What is qigong?
Qigong (pronounced “chee gung”) refers to a diverse set of practices that coordinate body, breath, and mind.
It is one of the major branches of Chinese Medicine (CM) which includes food therapy, massage (tuina), acupuncture, Chinese herbal medicine.
Why should you practice qigong?
Qigong integrates all the benefits of being present, breath control, and LISS (Low Intensity Steady State) exercise. Plus you can practice it anywhere, it requires little space, and does not need special clothing or equipment.
Who can practice qigong?
Qigong is a very gentle system of exercise using flowing movements, natural breathing methods and relaxed awareness. So it can be practiced by anyone irrespective of age, race, religion, and fitness levels.
One of the marvellous things about Qigong is that you can improve your overall mental and physical wellbeing through practicing a gentle, simple and very enjoyable set of exercises for between 10-15 minutes each day.
It’s very easy to learn. We can teach you the foundational practices in a day. The results come through daily practice.
What are the reported benefits of practicing qigong?
There is a lot of scientific research showing the positive impact of practicing qigong.
The reported benefits are summarised here :
Why should you study qigong from us?
We are not affiliated to any school, style or tradition of qigong. So there are no associated formalities, rituals or hierarchies. The main focus of our method of qigong is on teaching you how to access your own health & healing. This can either complement the treatments you have with us or it can be used as a stand alone self healing practice.
We have distilled the teaching and practice of qigong to its essence. We present it in a way that is accessible and suitable for modern day people. Our method of qigong takes just 15 minutes to practice each day.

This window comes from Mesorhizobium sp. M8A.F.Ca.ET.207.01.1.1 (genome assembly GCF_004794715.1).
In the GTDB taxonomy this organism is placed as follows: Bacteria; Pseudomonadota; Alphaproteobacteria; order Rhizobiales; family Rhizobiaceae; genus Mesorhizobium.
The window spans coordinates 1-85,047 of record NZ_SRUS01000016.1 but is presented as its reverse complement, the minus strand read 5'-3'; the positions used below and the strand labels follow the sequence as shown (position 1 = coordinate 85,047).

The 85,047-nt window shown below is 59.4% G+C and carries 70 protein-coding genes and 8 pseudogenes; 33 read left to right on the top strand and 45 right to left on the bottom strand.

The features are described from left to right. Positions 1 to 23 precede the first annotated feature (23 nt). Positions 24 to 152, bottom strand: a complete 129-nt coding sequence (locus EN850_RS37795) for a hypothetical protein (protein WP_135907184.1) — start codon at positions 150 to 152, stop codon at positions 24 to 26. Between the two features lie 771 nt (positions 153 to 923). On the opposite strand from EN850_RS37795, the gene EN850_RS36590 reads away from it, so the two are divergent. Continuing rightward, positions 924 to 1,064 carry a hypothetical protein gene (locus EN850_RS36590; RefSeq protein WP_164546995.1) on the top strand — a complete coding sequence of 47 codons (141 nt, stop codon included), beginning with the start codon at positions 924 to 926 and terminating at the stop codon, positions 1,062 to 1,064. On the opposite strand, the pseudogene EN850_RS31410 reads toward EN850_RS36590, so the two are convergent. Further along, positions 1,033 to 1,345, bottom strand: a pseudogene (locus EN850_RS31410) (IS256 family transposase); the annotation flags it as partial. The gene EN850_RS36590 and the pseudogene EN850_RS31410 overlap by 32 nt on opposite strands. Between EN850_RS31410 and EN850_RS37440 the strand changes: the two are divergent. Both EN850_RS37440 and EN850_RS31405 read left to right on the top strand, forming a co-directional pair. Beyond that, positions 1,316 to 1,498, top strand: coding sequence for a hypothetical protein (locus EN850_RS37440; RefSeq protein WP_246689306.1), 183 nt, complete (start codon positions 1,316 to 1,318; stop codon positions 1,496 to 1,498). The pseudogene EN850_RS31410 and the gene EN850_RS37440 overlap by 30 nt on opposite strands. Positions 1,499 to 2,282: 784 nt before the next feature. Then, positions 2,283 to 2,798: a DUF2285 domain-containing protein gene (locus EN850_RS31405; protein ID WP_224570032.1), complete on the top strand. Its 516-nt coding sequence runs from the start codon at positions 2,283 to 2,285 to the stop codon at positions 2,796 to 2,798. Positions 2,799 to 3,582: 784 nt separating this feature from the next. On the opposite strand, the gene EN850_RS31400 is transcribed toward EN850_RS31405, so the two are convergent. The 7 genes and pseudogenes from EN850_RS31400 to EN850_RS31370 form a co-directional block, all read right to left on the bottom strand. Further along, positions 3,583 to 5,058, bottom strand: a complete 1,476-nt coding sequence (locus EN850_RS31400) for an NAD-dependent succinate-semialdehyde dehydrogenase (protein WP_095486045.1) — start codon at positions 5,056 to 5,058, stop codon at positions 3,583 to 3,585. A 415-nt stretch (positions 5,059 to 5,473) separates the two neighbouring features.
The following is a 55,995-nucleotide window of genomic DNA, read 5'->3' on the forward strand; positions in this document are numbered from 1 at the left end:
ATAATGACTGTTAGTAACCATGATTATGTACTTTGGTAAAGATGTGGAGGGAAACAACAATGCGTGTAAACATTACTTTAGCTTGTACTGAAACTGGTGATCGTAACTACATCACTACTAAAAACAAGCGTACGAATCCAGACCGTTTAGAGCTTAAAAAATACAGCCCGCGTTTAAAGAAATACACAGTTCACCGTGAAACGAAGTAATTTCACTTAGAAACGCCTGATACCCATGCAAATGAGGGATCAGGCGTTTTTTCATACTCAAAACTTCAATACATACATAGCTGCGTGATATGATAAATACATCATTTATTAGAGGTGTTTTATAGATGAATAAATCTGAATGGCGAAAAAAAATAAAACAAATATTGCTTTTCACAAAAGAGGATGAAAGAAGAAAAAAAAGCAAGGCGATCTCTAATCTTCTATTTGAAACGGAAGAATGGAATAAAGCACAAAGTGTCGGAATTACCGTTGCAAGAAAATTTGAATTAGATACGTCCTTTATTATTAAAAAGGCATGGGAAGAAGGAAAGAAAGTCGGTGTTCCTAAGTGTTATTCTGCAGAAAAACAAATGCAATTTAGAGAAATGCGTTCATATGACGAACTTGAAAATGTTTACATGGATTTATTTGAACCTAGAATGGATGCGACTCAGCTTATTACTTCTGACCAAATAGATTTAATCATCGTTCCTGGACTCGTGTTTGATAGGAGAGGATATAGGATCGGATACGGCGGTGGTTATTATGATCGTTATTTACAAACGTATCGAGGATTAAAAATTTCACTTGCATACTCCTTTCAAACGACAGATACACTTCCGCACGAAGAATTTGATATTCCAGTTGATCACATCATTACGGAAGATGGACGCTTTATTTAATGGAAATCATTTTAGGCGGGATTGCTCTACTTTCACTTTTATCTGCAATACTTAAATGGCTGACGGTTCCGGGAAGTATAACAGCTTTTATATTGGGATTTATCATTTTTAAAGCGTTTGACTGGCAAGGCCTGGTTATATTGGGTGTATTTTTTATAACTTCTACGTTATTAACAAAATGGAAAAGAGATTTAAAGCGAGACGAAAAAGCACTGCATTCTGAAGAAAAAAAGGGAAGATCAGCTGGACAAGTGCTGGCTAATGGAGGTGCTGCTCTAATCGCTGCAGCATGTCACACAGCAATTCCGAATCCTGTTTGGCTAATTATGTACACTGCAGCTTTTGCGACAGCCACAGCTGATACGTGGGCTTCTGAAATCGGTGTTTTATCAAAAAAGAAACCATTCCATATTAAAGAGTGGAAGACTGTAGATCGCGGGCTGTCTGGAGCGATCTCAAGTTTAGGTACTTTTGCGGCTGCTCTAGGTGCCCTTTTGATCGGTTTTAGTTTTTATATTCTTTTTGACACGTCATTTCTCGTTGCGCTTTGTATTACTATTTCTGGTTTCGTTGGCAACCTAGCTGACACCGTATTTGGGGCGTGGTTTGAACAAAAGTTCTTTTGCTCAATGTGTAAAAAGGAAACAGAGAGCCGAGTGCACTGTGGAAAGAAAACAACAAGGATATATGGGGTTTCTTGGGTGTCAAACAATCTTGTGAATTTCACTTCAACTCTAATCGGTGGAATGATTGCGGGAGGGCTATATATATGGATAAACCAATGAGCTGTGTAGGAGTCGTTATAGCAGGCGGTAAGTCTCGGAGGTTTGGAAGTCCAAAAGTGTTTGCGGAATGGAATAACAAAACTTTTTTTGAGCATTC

We offer this as one on one sessions or at live or online workshops. Click here for next qigong workshop.
About Dr Hung D Tran
My name is Hung Tran. I have been practicing medicine for almost 20 years. At first I worked as a medical doctor & GP in the NHS (hospital & general practice) and then as a classical acupuncturist. During this time I have treated well over 30,000 people presenting with a wide range of illnesses.
When I first learned qigong it took around 6-8 weeks to learn the basics. You’d watch the teacher, mimic their movements and just practice as best you could. Little further instructions were given. My daily practice would take at least 30-45 minutes each day. Results were sensed many months down the line. It felt like an act of blind faith and shear willpower in the first six months of learning & practicing. This was how things were done back then. You just had to work it out. It was very difficult to sustain. Also you wouldn't necessarily know what worked and what didn't because self-reflection was not part of the learning process.